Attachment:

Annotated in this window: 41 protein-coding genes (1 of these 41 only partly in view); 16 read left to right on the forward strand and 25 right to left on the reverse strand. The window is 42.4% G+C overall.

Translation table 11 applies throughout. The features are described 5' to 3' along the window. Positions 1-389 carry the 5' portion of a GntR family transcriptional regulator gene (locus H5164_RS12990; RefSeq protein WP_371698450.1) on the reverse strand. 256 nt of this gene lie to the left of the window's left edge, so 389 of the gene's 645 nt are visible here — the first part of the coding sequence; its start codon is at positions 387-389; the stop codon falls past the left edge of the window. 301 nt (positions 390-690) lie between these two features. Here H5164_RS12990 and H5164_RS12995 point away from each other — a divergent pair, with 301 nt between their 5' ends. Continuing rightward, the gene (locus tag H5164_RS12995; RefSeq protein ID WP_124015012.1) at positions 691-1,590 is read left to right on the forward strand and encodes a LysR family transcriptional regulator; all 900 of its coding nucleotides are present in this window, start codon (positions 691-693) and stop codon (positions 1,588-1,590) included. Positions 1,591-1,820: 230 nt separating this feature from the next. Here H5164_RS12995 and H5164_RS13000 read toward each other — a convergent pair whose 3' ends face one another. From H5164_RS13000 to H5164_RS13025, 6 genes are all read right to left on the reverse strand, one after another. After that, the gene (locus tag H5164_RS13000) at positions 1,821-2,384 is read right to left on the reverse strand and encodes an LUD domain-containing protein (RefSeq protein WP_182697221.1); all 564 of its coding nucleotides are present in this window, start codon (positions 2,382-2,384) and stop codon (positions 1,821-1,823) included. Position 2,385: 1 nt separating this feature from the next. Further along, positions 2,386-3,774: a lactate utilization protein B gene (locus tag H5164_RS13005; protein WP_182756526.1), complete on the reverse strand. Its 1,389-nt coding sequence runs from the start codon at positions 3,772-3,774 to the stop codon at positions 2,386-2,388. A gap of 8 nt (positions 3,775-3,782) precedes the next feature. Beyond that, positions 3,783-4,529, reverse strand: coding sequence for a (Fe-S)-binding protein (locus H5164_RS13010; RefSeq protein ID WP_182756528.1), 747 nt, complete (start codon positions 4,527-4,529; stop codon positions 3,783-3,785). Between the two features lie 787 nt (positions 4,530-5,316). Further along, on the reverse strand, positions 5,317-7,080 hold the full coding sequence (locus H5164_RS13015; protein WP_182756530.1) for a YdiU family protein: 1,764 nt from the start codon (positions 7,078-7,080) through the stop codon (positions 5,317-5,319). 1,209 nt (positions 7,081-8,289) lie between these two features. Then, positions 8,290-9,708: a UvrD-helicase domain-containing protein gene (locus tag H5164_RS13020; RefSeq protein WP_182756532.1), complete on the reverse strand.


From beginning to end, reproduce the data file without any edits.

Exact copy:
Annotated in this window: 41 protein-coding genes (1 of these 41 only partly in view); 16 read left to right on the forward strand and 25 right to left on the reverse strand. The window is 42.4% G+C overall.

Translation table 11 applies throughout. The features are described 5' to 3' along the window. Positions 1-389 carry the 5' portion of a GntR family transcriptional regulator gene (locus H5164_RS12990; RefSeq protein WP_371698450.1) on the reverse strand. 256 nt of this gene lie to the left of the window's left edge, so 389 of the gene's 645 nt are visible here — the first part of the coding sequence; its start codon is at positions 387-389; the stop codon falls past the left edge of the window. 301 nt (positions 390-690) lie between these two features. Here H5164_RS12990 and H5164_RS12995 point away from each other — a divergent pair, with 301 nt between their 5' ends. Continuing rightward, the gene (locus tag H5164_RS12995; RefSeq protein ID WP_124015012.1) at positions 691-1,590 is read left to right on the forward strand and encodes a LysR family transcriptional regulator; all 900 of its coding nucleotides are present in this window, start codon (positions 691-693) and stop codon (positions 1,588-1,590) included. Positions 1,591-1,820: 230 nt separating this feature from the next. Here H5164_RS12995 and H5164_RS13000 read toward each other — a convergent pair whose 3' ends face one another. From H5164_RS13000 to H5164_RS13025, 6 genes are all read right to left on the reverse strand, one after another. After that, the gene (locus tag H5164_RS13000) at positions 1,821-2,384 is read right to left on the reverse strand and encodes an LUD domain-containing protein (RefSeq protein WP_182697221.1); all 564 of its coding nucleotides are present in this window, start codon (positions 2,382-2,384) and stop codon (positions 1,821-1,823) included. Position 2,385: 1 nt separating this feature from the next. Further along, positions 2,386-3,774: a lactate utilization protein B gene (locus tag H5164_RS13005; protein WP_182756526.1), complete on the reverse strand. Its 1,389-nt coding sequence runs from the start codon at positions 3,772-3,774 to the stop codon at positions 2,386-2,388. A gap of 8 nt (positions 3,775-3,782) precedes the next feature. Beyond that, positions 3,783-4,529, reverse strand: coding sequence for a (Fe-S)-binding protein (locus H5164_RS13010; RefSeq protein ID WP_182756528.1), 747 nt, complete (start codon positions 4,527-4,529; stop codon positions 3,783-3,785). Between the two features lie 787 nt (positions 4,530-5,316). Further along, on the reverse strand, positions 5,317-7,080 hold the full coding sequence (locus H5164_RS13015; protein WP_182756530.1) for a YdiU family protein: 1,764 nt from the start codon (positions 7,078-7,080) through the stop codon (positions 5,317-5,319). 1,209 nt (positions 7,081-8,289) lie between these two features. Then, positions 8,290-9,708: a UvrD-helicase domain-containing protein gene (locus tag H5164_RS13020; RefSeq protein WP_182756532.1), complete on the reverse strand.